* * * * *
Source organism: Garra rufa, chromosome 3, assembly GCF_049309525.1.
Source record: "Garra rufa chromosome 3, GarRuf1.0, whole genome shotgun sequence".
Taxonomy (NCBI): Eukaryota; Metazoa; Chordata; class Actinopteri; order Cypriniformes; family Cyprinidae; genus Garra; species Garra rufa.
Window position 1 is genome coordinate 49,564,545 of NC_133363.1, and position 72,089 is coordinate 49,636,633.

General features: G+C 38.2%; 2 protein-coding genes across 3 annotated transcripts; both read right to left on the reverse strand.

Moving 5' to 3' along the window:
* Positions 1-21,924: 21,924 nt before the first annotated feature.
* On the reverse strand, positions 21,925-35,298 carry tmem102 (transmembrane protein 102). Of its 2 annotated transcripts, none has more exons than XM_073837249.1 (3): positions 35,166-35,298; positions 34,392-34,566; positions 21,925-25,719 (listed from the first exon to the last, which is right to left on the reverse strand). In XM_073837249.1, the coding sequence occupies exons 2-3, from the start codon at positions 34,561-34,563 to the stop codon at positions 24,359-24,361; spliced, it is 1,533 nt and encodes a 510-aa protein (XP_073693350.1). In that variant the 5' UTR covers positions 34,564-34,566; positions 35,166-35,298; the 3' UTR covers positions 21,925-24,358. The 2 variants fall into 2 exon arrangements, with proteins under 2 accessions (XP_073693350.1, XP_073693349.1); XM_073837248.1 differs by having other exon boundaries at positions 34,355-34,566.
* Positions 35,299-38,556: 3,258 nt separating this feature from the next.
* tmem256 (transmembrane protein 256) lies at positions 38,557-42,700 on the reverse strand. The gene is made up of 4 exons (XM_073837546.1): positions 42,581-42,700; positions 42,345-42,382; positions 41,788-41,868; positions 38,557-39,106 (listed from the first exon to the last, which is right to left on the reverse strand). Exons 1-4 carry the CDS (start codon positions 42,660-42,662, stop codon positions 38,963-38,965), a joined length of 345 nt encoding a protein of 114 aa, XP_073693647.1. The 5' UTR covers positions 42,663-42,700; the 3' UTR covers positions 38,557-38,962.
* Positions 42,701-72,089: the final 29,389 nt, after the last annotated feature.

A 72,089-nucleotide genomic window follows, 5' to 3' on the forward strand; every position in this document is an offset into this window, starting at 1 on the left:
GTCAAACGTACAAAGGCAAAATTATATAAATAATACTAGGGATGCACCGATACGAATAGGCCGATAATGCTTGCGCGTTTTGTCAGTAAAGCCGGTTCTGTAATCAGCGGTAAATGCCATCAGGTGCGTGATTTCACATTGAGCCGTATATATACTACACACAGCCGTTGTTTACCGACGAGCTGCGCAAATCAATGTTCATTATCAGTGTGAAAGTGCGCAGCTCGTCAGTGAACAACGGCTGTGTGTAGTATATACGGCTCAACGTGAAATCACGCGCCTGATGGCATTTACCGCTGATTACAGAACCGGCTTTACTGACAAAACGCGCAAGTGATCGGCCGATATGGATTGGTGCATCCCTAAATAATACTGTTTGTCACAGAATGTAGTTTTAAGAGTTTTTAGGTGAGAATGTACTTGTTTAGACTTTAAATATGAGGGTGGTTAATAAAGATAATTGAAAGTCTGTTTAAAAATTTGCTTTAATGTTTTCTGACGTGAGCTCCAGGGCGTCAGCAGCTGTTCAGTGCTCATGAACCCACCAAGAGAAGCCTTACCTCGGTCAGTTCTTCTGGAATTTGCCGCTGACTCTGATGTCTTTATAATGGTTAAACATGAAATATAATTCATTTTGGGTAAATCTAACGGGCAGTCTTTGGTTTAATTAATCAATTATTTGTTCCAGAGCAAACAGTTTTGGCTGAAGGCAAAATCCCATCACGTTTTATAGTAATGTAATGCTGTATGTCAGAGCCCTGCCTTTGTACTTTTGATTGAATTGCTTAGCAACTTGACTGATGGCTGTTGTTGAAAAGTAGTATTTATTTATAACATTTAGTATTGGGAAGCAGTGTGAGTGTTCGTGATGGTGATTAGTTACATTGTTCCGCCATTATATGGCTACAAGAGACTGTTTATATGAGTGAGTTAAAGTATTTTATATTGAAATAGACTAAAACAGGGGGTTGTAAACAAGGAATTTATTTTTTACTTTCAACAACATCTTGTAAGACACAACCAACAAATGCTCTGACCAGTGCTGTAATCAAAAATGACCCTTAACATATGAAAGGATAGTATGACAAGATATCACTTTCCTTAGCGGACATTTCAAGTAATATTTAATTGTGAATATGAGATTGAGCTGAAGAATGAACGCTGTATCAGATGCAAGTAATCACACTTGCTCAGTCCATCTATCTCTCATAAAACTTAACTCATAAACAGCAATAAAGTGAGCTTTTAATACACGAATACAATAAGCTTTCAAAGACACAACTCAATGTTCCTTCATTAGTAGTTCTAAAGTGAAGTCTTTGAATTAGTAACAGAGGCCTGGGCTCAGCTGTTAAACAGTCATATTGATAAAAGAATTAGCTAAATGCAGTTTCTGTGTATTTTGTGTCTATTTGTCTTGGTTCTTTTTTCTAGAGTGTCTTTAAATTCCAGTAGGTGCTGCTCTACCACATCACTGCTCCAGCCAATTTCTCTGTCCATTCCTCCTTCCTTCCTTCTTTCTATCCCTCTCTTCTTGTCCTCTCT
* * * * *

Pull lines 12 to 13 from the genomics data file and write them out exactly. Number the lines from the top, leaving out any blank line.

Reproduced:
A 72,089-nucleotide genomic window follows, 5' to 3' on the forward strand; every position in this document is an offset into this window, starting at 1 on the left:
GTCAAACGTACAAAGGCAAAATTATATAAATAATACTAGGGATGCACCGATACGAATAGGCCGATAATGCTTGCGCGTTTTGTCAGTAAAGCCGGTTCTGTAATCAGCGGTAAATGCCATCAGGTGCGTGATTTCACATTGAGCCGTATATATACTACACACAGCCGTTGTTTACCGACGAGCTGCGCAAATCAATGTTCATTATCAGTGTGAAAGTGCGCAGCTCGTCAGTGAACAACGGCTGTGTGTAGTATATACGGCTCAACGTGAAATCACGCGCCTGATGGCATTTACCGCTGATTACAGAACCGGCTTTACTGACAAAACGCGCAAGTGATCGGCCGATATGGATTGGTGCATCCCTAAATAATACTGTTTGTCACAGAATGTAGTTTTAAGAGTTTTTAGGTGAGAATGTACTTGTTTAGACTTTAAATATGAGGGTGGTTAATAAAGATAATTGAAAGTCTGTTTAAAAATTTGCTTTAATGTTTTCTGACGTGAGCTCCAGGGCGTCAGCAGCTGTTCAGTGCTCATGAACCCACCAAGAGAAGCCTTACCTCGGTCAGTTCTTCTGGAATTTGCCGCTGACTCTGATGTCTTTATAATGGTTAAACATGAAATATAATTCATTTTGGGTAAATCTAACGGGCAGTCTTTGGTTTAATTAATCAATTATTTGTTCCAGAGCAAACAGTTTTGGCTGAAGGCAAAATCCCATCACGTTTTATAGTAATGTAATGCTGTATGTCAGAGCCCTGCCTTTGTACTTTTGATTGAATTGCTTAGCAACTTGACTGATGGCTGTTGTTGAAAAGTAGTATTTATTTATAACATTTAGTATTGGGAAGCAGTGTGAGTGTTCGTGATGGTGATTAGTTACATTGTTCCGCCATTATATGGCTACAAGAGACTGTTTATATGAGTGAGTTAAAGTATTTTATATTGAAATAGACTAAAACAGGGGGTTGTAAACAAGGAATTTATTTTTTACTTTCAACAACATCTTGTAAGACACAACCAACAAATGCTCTGACCAGTGCTGTAATCAAAAATGACCCTTAACATATGAAAGGATAGTATGACAAGATATCACTTTCCTTAGCGGACATTTCAAGTAATATTTAATTGTGAATATGAGATTGAGCTGAAGAATGAACGCTGTATCAGATGCAAGTAATCACACTTGCTCAGTCCATCTATCTCTCATAAAACTTAACTCATAAACAGCAATAAAGTGAGCTTTTAATACACGAATACAATAAGCTTTCAAAGACACAACTCAATGTTCCTTCATTAGTAGTTCTAAAGTGAAGTCTTTGAATTAGTAACAGAGGCCTGGGCTCAGCTGTTAAACAGTCATATTGATAAAAGAATTAGCTAAATGCAGTTTCTGTGTATTTTGTGTCTATTTGTCTTGGTTCTTTTTTCTAGAGTGTCTTTAAATTCCAGTAGGTGCTGCTCTACCACATCACTGCTCCAGCCAATTTCTCTGTCCATTCCTCCTTCCTTCCTTCTTTCTATCCCTCTCTTCTTGTCCTCTCT